Fire is a key element of the Australian landscape, and has shaped the evolution of species and ecosystems since the continent first formed. Many plant species are adapted to regenerate after fire, and even rely on fire to trigger the release of their seeds. On the other hand, fires that are to frequent or intense can also seriously damage sensitive ecosystems.
The impact of fires on the landscape is determined by the fire regime, which is the complex interaction between three factors:
- Fire intensity – A fire’s intensity is a measure of the energy emitted during a burn, or ‘how hot it is’. The intensity of a fire is in turn influenced by wind speed, slope, temperature, humidity and fuel characteristics. The greater the intensity of a fire, the greater the damage which can potentially be done to native plants and animals.
- Fire frequency – Fire frequency refers to how often an area is burned. Some areas of native vegetation, especially around human businesses, settlements and infrastructure, are burned frequently with low intensity burns to reduce fuel loads. Frequent burning such as this can encourage ‘fire living’ species which add to fuel problems
- Fire season – The season in which a fire occurs also affects the likely impacts, as different plants and animals are likely to be at more or less sensitive parts of their annual life cycle. Also, fires in hotter months tend to burn more intensely and produce greater damage.
Variations in any of the elements of a fire regime will change the way that native species respond to the fire, and can have immediate, dramatic effects on native ecosystems and wildlife. In the longer term, altered fire regimes can change the types of species present in an area and affect the way that future fires behave in the area. Today’s fire regimes are significantly different to the natural fire regimes of the past due to planned burning or manual fuel removal, which is often carried out in order to suppress the danger of large fires. In addition, some invasive plant species, particularly grasses, are greatly increasing the fuel available for fires, thus increasing their frequency and intensity. Climate change is also affecting when and how native vegetation burns.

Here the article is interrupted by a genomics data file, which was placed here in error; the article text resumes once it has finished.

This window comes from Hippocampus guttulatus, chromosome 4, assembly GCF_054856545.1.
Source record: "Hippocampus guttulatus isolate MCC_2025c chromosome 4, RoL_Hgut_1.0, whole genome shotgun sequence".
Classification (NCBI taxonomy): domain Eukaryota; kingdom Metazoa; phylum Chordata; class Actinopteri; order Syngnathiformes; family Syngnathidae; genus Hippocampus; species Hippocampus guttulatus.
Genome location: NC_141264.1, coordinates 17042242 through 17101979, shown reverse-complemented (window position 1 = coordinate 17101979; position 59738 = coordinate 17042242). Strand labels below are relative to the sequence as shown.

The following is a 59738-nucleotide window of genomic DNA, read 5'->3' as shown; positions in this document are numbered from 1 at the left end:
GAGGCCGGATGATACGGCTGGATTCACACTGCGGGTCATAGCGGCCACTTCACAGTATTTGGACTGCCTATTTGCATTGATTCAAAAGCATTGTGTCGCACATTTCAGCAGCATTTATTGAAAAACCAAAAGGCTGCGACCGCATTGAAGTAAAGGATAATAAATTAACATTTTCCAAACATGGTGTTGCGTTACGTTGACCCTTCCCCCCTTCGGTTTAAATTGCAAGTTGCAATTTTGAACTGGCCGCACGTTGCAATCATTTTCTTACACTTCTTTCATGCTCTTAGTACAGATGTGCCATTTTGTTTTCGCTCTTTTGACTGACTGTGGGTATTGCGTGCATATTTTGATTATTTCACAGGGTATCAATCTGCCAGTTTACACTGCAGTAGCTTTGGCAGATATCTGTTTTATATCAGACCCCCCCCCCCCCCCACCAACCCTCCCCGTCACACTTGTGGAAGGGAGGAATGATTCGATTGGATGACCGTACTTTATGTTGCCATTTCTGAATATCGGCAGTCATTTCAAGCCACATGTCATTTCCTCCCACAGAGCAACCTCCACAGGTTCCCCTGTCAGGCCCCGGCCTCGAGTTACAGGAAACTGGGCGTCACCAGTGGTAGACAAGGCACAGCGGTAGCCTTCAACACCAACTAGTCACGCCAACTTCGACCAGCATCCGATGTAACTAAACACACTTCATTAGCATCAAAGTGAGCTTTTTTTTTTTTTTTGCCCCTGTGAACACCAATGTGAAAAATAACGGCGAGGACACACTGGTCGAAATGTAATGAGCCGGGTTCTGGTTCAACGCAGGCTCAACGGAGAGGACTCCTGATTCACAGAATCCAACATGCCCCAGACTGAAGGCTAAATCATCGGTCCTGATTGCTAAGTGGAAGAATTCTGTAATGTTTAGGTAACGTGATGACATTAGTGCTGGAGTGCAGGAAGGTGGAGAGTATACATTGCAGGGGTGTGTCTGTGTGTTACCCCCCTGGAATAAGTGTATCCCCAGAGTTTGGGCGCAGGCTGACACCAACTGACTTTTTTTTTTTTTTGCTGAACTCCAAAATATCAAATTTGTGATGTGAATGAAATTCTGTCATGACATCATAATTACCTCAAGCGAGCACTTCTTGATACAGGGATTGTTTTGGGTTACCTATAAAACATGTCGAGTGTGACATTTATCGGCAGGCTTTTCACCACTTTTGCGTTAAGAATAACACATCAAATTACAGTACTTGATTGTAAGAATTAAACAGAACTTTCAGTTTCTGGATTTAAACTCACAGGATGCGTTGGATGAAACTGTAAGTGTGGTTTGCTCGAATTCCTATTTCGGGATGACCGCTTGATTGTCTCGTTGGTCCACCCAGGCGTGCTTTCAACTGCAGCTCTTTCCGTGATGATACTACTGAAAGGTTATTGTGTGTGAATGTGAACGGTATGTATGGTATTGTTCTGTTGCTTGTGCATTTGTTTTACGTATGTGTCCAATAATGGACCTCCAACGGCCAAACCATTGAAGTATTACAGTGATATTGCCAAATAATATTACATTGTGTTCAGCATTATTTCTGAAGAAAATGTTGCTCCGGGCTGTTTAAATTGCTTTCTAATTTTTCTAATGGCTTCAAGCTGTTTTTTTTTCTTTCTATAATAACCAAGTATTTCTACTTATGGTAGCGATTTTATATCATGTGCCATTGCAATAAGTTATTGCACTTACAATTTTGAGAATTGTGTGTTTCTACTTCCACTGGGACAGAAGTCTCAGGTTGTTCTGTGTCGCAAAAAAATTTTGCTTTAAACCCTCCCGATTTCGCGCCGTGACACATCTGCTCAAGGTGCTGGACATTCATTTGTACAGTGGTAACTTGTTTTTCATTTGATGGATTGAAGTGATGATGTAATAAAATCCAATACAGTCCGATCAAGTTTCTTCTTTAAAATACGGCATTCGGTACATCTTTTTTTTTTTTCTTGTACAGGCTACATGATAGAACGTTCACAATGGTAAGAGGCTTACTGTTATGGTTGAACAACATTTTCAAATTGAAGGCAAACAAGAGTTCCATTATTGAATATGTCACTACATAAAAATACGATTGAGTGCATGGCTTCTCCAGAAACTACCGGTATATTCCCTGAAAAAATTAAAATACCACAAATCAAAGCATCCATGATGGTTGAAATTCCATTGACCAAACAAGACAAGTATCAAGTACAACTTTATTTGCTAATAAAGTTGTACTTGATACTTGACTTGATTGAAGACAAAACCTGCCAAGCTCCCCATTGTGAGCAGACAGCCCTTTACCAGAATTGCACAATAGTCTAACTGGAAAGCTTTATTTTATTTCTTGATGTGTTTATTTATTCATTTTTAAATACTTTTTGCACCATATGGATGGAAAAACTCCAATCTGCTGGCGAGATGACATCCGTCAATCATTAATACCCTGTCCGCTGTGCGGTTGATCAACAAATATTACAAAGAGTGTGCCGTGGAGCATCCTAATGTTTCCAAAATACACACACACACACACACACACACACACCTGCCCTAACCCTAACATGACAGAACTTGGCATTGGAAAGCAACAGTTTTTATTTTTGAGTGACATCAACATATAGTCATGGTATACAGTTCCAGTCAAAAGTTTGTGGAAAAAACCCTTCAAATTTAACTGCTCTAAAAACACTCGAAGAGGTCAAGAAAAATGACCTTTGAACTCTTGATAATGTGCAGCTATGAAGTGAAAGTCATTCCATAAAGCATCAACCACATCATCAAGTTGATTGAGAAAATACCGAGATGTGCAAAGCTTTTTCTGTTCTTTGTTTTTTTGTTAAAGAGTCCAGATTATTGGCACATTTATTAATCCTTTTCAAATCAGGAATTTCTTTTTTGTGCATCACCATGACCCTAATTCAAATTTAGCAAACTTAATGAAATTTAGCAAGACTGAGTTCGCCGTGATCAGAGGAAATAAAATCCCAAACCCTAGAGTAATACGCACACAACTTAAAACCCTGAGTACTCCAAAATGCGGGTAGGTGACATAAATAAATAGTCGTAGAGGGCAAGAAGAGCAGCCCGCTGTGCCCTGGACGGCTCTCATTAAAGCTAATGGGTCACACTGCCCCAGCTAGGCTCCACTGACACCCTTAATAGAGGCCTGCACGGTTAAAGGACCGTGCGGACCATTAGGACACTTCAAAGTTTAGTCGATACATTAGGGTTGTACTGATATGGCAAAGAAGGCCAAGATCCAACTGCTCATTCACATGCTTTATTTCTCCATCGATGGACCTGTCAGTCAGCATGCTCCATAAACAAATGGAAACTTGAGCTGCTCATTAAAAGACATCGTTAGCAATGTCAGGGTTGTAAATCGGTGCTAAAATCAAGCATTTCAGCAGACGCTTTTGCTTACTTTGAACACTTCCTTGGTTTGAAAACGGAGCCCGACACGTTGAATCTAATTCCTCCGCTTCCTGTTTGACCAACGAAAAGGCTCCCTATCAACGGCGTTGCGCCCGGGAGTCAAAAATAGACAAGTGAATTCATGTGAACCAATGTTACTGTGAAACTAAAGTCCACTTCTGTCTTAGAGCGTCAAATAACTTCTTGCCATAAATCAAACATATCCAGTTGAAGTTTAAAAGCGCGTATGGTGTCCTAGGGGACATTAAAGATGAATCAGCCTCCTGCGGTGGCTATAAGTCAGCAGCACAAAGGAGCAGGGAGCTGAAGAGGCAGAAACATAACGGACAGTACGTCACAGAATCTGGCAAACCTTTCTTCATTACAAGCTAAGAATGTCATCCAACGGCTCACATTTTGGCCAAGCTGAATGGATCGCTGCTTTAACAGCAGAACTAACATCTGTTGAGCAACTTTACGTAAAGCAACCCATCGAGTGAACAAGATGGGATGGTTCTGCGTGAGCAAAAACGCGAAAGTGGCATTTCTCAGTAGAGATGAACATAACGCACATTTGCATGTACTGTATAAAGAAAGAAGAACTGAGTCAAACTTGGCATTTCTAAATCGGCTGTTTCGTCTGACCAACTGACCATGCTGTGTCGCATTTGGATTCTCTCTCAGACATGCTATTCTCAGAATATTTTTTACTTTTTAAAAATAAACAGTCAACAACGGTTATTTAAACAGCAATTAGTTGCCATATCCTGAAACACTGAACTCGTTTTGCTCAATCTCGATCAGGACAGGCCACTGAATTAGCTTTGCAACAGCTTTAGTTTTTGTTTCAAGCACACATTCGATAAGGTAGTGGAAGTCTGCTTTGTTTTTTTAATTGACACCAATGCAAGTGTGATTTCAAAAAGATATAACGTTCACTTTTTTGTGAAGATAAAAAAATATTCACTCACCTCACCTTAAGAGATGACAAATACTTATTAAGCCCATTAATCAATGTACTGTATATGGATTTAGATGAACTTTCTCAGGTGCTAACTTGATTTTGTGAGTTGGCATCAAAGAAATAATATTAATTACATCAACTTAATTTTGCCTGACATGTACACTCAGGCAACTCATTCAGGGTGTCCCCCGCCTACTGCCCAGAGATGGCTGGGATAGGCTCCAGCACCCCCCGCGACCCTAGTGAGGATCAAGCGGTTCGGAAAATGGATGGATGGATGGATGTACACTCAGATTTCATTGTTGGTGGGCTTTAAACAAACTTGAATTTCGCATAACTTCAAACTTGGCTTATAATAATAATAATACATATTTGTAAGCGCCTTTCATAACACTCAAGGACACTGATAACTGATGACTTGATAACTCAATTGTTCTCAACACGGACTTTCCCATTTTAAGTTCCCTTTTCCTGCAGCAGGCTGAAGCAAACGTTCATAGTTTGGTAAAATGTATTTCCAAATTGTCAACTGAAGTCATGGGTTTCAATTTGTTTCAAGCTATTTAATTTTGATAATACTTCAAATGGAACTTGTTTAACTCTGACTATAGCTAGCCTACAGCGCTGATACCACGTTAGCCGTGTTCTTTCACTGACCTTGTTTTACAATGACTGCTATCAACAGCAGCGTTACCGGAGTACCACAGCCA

Fire in the GER corridor
Within the GER corridor, there have been significant alterations to fire regimes. Some areas of rainforest, such as the Gondwana rainforest communities in northern NSW, contain many fire-sensitive species and are threatened by increasing fire frequencies. Over time, these habitats may shrink significantly and be replaced by more fire-tolerant species and ecosystems. Regular and extensive hazard reduction burning is carried out in parts of the corridor to protect human livelihoods, property and life in large rural and peri-urban populations.
GER works with public and private land managers to implement long-term fire management that protects environmental and cultural values, as well as human life and property. Restoring connectivity across the landscape also plays an important role in helping native species and ecosystems cope with the effects of changed fire regimes. Animals are more likely to survive if they are able to move across the landscape to unburnt areas, either during or after fire events. Habitat linkages can also allow individuals from other populations to recolonise burnt areas, even if the original population has been seriously reduced or completely eliminated.